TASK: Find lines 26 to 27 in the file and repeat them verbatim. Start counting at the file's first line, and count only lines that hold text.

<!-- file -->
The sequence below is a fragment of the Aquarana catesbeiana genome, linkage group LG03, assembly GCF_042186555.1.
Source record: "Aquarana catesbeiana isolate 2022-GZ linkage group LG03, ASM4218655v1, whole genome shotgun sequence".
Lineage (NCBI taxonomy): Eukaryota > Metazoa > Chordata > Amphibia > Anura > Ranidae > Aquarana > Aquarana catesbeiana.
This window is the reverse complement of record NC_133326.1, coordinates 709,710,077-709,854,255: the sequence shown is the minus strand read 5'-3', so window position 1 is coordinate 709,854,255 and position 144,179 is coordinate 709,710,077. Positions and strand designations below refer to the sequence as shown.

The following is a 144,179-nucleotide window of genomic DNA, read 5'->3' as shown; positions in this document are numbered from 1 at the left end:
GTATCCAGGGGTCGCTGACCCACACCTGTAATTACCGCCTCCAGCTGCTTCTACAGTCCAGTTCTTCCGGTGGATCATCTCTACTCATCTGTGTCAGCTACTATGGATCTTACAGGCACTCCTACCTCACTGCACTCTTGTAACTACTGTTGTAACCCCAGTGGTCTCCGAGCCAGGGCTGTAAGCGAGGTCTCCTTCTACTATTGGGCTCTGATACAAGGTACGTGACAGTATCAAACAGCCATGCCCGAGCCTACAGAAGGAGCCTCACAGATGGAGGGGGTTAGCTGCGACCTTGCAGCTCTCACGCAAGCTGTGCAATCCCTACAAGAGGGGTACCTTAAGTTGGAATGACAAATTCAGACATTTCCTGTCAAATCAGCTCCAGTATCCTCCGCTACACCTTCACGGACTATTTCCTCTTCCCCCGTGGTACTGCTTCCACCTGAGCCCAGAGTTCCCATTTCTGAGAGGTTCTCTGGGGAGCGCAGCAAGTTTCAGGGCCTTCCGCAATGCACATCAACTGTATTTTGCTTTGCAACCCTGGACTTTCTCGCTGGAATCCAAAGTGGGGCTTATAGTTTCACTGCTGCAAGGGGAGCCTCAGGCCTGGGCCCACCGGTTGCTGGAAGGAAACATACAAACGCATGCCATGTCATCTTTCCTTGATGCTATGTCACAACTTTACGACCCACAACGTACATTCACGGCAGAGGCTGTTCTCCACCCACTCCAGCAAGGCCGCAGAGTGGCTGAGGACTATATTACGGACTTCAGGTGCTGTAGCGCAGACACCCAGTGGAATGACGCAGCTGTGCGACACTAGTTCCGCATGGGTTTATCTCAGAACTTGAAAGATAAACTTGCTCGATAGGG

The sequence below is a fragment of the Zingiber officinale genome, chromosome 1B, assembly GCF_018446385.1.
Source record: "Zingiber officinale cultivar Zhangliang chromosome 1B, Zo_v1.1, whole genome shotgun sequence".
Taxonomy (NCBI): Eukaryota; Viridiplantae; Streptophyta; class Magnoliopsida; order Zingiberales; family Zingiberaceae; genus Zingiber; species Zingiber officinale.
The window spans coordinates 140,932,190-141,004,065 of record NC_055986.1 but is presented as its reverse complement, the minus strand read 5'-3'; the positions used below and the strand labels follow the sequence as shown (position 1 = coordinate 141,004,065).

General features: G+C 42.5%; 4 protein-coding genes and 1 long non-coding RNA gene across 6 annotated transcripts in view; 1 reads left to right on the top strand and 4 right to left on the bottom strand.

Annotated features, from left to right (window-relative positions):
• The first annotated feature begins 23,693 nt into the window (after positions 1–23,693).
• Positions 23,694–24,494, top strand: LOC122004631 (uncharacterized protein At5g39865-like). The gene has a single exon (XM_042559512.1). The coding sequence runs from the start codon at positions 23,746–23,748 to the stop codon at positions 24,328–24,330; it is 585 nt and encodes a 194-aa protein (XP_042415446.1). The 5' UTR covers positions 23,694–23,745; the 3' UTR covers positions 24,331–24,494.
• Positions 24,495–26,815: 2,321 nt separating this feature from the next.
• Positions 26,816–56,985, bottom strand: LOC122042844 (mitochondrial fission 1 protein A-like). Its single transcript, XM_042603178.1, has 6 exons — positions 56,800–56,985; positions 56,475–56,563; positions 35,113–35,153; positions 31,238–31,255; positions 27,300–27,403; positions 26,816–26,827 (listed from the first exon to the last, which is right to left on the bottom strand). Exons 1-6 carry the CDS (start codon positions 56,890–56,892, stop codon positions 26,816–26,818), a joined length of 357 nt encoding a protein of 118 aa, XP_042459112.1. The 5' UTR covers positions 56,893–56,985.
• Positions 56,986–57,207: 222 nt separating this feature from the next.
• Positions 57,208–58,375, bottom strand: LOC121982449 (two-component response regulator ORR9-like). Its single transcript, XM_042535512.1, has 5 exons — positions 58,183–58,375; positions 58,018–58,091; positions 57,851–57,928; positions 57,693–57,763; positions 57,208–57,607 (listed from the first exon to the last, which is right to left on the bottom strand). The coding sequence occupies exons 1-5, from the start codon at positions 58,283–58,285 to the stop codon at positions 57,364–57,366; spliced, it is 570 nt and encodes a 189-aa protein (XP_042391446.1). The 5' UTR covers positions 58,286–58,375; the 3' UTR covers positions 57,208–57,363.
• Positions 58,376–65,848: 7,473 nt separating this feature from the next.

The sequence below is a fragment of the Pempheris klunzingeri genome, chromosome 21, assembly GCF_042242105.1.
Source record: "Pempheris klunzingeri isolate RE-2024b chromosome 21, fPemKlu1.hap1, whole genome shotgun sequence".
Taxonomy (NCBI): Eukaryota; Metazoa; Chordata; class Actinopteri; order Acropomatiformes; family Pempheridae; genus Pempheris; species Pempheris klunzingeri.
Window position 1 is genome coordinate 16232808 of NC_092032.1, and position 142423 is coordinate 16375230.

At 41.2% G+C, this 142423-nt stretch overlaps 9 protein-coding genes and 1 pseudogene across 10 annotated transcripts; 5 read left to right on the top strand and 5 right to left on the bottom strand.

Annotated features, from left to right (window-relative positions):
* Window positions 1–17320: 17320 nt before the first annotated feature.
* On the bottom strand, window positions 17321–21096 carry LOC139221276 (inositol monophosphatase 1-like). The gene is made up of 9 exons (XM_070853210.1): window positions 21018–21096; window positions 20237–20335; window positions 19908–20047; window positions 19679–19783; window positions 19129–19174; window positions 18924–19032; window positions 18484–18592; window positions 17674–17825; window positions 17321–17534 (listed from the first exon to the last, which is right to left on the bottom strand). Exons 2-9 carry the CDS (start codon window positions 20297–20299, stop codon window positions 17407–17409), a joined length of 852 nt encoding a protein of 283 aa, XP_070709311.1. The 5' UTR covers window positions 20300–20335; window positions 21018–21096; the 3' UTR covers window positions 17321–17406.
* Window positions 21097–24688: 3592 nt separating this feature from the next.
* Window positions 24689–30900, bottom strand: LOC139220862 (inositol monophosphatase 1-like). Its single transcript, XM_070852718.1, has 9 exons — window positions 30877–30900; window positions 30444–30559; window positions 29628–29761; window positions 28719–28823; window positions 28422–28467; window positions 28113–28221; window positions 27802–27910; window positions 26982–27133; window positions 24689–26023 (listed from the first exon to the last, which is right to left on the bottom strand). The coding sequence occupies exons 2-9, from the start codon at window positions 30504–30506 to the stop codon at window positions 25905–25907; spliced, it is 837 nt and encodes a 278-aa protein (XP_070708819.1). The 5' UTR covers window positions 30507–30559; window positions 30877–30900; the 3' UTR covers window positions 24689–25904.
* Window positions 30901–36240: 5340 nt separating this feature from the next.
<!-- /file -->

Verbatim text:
* Window positions 1–17320: 17320 nt before the first annotated feature.
* On the bottom strand, window positions 17321–21096 carry LOC139221276 (inositol monophosphatase 1-like). The gene is made up of 9 exons (XM_070853210.1): window positions 21018–21096; window positions 20237–20335; window positions 19908–20047; window positions 19679–19783; window positions 19129–19174; window positions 18924–19032; window positions 18484–18592; window positions 17674–17825; window positions 17321–17534 (listed from the first exon to the last, which is right to left on the bottom strand). Exons 2-9 carry the CDS (start codon window positions 20297–20299, stop codon window positions 17407–17409), a joined length of 852 nt encoding a protein of 283 aa, XP_070709311.1. The 5' UTR covers window positions 20300–20335; window positions 21018–21096; the 3' UTR covers window positions 17321–17406.